The Board of Directors of the Baseball Reliquary is pleased to announce that Bob Busser has been selected as the recipient of the 2019 Tony Salin Memorial Award. The award will be formally presented at the Shrine of the Eternals Induction Day on Sunday, July 14, 2019 at the Donald R. Wright Auditorium in the Pasadena Central Library, Pasadena, California. The festivities will also include the presentation of the 2019 Hilda Award and the induction of the 2019 class of electees to the Baseball Reliquary’s Shrine of the Eternals: J.R. Richard, Billy Beane, and Lisa Fernandez.
Established in 2002 to recognize individuals for their commitment to the preservation of baseball history, the Tony Salin Memorial Award is named in honor of the baseball historian, author, and Reliquarian who passed away in 2001. From the time he was eight years old, Salin was referred to as “Mr. Baseball” by family and friends, whom he regularly astounded with his exhaustive knowledge of facts and trivia related to old-time ballplayers. Over the years, this preoccupation blossomed into a passion for the study and research of unsung players and forgotten aspects of baseball history, which he felt were important to document and keep alive for future generations.
The 2019 Salin Award recipient, BOB BUSSER is the first photographer to receive the award. He was born in Inglewood, California, about a half mile from where The Forum (home of the Lakers from 1967 until 1999) would be built. Busser was raised in Orange County (Fullerton), and began his ballpark quest as a curious eight-year-old at Dodger Stadium. It was the summer of 1967 when his father took him to his first baseball game, with the Dodgers playing the Mets. “I can remember it like it was yesterday,” Busser fondly recalls. “Entering the ballpark, I never saw anything so big and vast as the field at Dodger Stadium. I snapped two photos with my brownie camera, in black and white. I was hooked.
“I was a transistor radio kid of the ‘60s. I would fall asleep with the radio under my pillow listening to Vin Scully describe, as only he could, Connie Mack Stadium, Forbes Field, Crosley Field, and others. I had to see the baseball palaces.”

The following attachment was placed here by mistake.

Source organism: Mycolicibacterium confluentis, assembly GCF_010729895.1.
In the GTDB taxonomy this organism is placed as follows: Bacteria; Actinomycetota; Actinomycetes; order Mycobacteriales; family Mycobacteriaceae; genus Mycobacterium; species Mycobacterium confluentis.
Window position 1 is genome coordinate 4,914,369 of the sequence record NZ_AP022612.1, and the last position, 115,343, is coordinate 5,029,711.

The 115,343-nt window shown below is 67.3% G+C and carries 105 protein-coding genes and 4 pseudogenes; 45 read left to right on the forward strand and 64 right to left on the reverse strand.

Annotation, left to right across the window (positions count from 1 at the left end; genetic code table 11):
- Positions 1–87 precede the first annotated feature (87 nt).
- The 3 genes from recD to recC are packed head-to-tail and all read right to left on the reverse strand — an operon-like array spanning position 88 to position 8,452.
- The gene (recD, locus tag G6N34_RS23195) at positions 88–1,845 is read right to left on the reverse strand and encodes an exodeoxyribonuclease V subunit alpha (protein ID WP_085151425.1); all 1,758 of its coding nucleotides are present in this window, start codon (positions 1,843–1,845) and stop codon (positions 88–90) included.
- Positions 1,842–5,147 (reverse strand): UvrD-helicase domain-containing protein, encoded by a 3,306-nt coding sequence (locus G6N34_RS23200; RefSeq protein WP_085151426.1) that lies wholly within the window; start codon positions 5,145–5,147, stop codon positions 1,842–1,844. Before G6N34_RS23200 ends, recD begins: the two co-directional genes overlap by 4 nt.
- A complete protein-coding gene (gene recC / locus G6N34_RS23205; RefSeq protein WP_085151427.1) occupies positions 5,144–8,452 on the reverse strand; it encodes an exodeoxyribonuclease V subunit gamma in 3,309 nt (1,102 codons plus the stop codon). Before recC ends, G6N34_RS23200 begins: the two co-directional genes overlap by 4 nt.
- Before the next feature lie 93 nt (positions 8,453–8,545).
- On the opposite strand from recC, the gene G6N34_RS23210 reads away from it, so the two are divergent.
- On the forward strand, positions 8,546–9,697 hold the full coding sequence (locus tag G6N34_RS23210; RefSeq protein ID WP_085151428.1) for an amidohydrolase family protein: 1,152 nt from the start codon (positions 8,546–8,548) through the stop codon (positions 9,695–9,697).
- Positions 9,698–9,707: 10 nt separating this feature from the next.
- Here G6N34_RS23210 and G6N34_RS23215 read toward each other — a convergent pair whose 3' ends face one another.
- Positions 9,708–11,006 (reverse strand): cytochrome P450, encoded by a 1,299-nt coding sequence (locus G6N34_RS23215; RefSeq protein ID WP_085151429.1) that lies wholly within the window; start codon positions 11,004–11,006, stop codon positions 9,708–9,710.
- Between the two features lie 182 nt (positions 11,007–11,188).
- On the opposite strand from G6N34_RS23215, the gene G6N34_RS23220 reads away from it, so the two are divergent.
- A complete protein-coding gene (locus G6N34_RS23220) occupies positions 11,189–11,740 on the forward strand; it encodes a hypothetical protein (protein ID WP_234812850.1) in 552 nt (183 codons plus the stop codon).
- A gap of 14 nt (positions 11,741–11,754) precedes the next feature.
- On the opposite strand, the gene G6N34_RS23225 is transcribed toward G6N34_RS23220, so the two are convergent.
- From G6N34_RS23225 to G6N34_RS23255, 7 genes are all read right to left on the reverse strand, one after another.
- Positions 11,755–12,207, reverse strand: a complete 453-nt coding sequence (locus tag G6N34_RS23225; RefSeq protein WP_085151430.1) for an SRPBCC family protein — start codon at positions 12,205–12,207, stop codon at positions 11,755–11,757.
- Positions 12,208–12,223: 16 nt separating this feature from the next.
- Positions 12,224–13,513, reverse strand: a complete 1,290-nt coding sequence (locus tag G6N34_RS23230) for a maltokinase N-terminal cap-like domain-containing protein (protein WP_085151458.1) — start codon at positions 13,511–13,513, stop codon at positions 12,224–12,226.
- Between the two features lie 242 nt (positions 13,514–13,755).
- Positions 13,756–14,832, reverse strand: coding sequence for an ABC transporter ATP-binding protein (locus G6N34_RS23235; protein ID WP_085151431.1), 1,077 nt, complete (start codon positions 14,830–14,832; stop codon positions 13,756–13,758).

Busser’s first real road trip was in July 1976, when his father and mother took him to Boston for the Bicentennial. His mother was from Lowell, Massachusetts and it was her first trip home since 1948. His father wasn’t a baseball fan, but he would stop in any city that had a major or minor league stadium. “On that trip,” Busser explains, “this lifelong Red Sox fan got his first glimpse of Fenway Park. My parents and cousins went to see a parade in Boston with the Queen of England, while I got to go to Fenway Park for the first time. Needless to say, I got the better of the deal!”
Forty-three years later, Busser’s quest continues. One of the preeminent ballpark and arena historians, he has photographed over 900 venues in those 43 years, and has amassed an immense archive of over 75,000 images. Sometimes the venues are brand new, and other times they are falling apart. Many of Busser’s photos have appeared in books, magazines, and exhibitions, and he has been associated with the National Baseball Hall of Fame since 1995; several of his images are on display in the Hall’s “Sacred Grounds” exhibit. Busser’s online treasure trove of photographs can be viewed at https://ballparks.smugmug.com/. He also administers a very popular Facebook page, “Ballparks, Stadiums and Arenas of the past and present,” and regularly contributes to the Facebook page for the Institute for Baseball Studies.
In terms of his photographic style, Busser has said, “I shoot not just the usual behind-the-plate shots, but just about everything in a facility, including concourses, locker rooms, press boxes, and places the average fan cannot get to. Many people have written or have told me in person that they get to see these places through my vision. People have said that the images bring back many happy memories. It does not matter the venue, whether it’s Fenway Park in Boston or a dilapidated Potter County Memorial Stadium in Amarillo, Texas. Everyone has a memory of the places I travel to and photograph.”
Bob Busser met his future wife, the former Norine Winicki, on a chance meeting in December 1993. They bonded that night over baseball, wed in October 1995, and have been together ever since. They live in the Northern California city of Fairfield with their two dogs, Fenway and Crosley. Busser has said, “I would like to thank the Baseball Reliquary for presenting me with the Tony Salin Memorial Award. I am very honored and humbled.” He will attend the Shrine of the Eternals Induction Day in Pasadena, California on July 14 to personally accept the Tony Salin Memorial Award.